There is a lot of documentation (by QMK itself) about how to use their tooling to flash systems. The problem one runs into is trying to do this from Linux directly (therefore no QMK Toolbox).
QMK is an extensive project but much of the documentation/tooling is so generic that finding out how to "do things by hand" requires a bit of digging (looking through QMK Toolbox to extract commands to manually flash a keyboard). It's possible to fully compile the firmware and flash a keyboard on Linux from the command line.
For example in order to flash a keebio iris (rev6) from (Alpine) Linux:
qmk setupto complain about all the missing tools for other keyboards that don't matter for this ONE keyboard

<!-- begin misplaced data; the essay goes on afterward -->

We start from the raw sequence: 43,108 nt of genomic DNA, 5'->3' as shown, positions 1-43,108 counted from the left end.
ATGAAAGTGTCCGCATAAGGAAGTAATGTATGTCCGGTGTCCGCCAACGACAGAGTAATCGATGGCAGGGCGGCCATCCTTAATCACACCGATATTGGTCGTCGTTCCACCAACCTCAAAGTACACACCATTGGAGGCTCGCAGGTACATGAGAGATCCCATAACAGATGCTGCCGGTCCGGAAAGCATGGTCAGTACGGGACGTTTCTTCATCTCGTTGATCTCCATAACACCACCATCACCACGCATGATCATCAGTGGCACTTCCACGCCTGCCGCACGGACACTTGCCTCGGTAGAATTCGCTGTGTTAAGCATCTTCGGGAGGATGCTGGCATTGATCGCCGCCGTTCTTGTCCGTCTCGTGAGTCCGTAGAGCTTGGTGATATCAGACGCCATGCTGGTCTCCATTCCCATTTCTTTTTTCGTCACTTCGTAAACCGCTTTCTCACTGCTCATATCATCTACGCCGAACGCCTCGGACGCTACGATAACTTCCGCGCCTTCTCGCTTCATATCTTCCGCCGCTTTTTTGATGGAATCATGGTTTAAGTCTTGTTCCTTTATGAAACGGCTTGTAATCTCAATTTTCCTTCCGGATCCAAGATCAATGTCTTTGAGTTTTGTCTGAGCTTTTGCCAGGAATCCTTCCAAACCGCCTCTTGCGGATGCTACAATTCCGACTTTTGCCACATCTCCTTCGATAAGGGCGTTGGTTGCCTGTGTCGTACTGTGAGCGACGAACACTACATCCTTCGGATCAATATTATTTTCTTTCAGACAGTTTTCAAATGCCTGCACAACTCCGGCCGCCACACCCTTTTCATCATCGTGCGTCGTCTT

qmk json2c the.json > keyboards/keebio/iris/keymaps/enckse/keymap.cif the online configurator was used and the json was downloaded
qmk compile -kb keebio/iris/rev6 -km enckse
Now, at this point, it's probably easier to run
dfu-programmer against each half of the keyboard (remember to set it for flashing):
sudo dfu-programmer ATmega32U4 erase --force sudo dfu-programmer ATmega32U4 flash --force enckse.hex sudo dfu-programmer ATmega32U4 reset
Of course different keyboards will require different, specific tools but QMK itself is definitely trying to cover a LOT more than a single keyboard needs day-to-day